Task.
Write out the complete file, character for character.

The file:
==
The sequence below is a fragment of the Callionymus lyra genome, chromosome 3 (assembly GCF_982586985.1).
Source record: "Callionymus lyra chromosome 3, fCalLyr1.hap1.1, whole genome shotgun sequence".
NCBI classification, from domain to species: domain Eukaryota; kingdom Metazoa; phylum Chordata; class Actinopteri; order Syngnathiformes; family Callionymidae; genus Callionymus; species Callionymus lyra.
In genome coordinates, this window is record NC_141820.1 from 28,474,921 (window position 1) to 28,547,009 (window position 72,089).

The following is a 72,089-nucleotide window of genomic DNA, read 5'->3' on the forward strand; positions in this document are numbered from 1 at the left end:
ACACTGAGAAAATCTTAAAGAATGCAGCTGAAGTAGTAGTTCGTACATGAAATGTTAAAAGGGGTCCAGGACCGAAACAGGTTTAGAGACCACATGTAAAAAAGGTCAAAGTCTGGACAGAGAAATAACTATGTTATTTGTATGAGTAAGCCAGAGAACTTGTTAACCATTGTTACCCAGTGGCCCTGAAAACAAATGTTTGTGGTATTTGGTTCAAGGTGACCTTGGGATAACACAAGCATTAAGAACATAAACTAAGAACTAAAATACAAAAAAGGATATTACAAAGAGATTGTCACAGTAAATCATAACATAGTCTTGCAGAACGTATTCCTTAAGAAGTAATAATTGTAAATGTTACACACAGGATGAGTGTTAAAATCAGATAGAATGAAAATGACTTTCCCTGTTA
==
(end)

The sequence below is a fragment of the Callionymus lyra genome, chromosome 3 (assembly GCF_982586985.1).
Source record: "Callionymus lyra chromosome 3, fCalLyr1.hap1.1, whole genome shotgun sequence".
NCBI classification, from domain to species: domain Eukaryota; kingdom Metazoa; phylum Chordata; class Actinopteri; order Syngnathiformes; family Callionymidae; genus Callionymus; species Callionymus lyra.
In genome coordinates, this window is record NC_141820.1 from 28,474,921 (window position 1) to 28,547,009 (window position 72,089).

The following is a 72,089-nucleotide window of genomic DNA, read 5'->3' on the forward strand; positions in this document are numbered from 1 at the left end:
ACACTGAGAAAATCTTAAAGAATGCAGCTGAAGTAGTAGTTCGTACATGAAATGTTAAAAGGGGTCCAGGACCGAAACAGGTTTAGAGACCACATGTAAAAAAGGTCAAAGTCTGGACAGAGAAATAACTATGTTATTTGTATGAGTAAGCCAGAGAACTTGTTAACCATTGTTACCCAGTGGCCCTGAAAACAAATGTTTGTGGTATTTGGTTCAAGGTGACCTTGGGATAACACAAGCATTAAGAACATAAACTAAGAACTAAAATACAAAAAAGGATATTACAAAGAGATTGTCACAGTAAATCATAACATAGTCTTGCAGAACGTATTCCTTAAGAAGTAATAATTGTAAATGTTACACACAGGATGAGTGTTAAAATCAGATAGAATGAAAATGACTTTCCCTGTTA